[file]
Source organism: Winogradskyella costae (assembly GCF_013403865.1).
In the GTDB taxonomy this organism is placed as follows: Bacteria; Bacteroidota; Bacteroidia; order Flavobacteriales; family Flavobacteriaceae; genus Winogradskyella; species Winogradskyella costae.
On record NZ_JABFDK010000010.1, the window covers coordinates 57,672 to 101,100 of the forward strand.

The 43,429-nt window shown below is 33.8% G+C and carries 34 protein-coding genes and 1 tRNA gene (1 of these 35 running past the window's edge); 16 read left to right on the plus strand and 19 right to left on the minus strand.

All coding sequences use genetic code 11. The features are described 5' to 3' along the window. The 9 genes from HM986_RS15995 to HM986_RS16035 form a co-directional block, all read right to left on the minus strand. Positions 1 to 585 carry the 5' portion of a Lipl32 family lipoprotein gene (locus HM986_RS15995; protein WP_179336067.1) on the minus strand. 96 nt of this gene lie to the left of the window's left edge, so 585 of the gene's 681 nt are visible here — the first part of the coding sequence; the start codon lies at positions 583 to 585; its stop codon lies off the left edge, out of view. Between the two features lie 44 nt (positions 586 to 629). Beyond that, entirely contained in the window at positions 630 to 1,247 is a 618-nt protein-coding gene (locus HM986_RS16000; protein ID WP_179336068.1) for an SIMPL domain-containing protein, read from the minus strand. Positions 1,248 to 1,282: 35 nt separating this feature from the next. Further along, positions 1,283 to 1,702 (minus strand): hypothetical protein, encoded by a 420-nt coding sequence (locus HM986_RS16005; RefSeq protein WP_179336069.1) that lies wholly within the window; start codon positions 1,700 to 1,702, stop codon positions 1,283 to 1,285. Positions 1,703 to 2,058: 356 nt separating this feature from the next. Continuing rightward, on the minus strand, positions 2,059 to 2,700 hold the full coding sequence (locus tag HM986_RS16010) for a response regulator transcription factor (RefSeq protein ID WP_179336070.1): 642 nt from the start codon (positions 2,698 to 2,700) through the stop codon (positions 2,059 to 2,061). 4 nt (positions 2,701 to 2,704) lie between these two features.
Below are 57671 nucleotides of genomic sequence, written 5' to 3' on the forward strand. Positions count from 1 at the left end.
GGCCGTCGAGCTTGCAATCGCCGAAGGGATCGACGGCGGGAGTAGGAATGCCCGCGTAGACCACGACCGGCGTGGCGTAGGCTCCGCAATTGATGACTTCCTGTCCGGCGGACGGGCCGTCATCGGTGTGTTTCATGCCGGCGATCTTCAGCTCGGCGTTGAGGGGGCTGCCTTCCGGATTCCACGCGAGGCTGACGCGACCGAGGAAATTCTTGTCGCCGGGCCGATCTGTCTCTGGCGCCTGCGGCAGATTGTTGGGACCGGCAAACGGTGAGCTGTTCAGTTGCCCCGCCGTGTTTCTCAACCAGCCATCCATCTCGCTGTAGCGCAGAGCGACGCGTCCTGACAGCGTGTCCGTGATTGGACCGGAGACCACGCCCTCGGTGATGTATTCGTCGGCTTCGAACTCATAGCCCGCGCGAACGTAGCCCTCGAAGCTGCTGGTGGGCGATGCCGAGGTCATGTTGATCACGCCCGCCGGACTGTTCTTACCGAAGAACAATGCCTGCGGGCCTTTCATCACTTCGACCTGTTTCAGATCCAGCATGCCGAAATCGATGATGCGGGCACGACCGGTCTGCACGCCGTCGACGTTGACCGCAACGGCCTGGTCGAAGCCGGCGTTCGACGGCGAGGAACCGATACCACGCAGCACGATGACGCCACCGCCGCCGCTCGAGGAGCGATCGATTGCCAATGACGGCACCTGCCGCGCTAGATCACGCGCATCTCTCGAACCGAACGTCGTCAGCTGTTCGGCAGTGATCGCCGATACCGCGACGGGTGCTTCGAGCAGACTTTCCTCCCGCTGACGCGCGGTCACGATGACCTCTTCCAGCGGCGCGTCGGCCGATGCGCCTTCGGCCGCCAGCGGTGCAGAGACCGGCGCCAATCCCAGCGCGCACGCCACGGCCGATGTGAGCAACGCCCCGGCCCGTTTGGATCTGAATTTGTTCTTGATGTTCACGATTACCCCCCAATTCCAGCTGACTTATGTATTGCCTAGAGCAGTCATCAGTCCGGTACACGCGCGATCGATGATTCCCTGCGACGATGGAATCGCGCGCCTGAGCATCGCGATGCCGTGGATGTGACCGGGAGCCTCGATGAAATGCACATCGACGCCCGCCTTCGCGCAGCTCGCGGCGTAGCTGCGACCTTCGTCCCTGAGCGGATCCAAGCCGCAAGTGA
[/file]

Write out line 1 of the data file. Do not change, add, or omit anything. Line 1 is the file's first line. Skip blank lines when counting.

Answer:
Source organism: Winogradskyella costae (assembly GCF_013403865.1).